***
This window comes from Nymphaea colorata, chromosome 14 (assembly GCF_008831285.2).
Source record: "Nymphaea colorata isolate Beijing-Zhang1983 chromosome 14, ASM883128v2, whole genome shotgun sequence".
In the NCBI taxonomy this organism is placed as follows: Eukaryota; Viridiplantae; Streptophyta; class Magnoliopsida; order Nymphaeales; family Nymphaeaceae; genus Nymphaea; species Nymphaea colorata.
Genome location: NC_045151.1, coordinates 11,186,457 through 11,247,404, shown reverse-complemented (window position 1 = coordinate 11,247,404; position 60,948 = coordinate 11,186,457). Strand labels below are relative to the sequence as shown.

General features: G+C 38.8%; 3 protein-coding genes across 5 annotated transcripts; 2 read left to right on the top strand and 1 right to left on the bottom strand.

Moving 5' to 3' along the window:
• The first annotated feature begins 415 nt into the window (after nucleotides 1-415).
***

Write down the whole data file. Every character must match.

This window comes from Nymphaea colorata, chromosome 14 (assembly GCF_008831285.2).
Source record: "Nymphaea colorata isolate Beijing-Zhang1983 chromosome 14, ASM883128v2, whole genome shotgun sequence".
In the NCBI taxonomy this organism is placed as follows: Eukaryota; Viridiplantae; Streptophyta; class Magnoliopsida; order Nymphaeales; family Nymphaeaceae; genus Nymphaea; species Nymphaea colorata.
Genome location: NC_045151.1, coordinates 11,186,457 through 11,247,404, shown reverse-complemented (window position 1 = coordinate 11,247,404; position 60,948 = coordinate 11,186,457). Strand labels below are relative to the sequence as shown.

General features: G+C 38.8%; 3 protein-coding genes across 5 annotated transcripts; 2 read left to right on the top strand and 1 right to left on the bottom strand.

Moving 5' to 3' along the window:
• The first annotated feature begins 415 nt into the window (after nucleotides 1-415).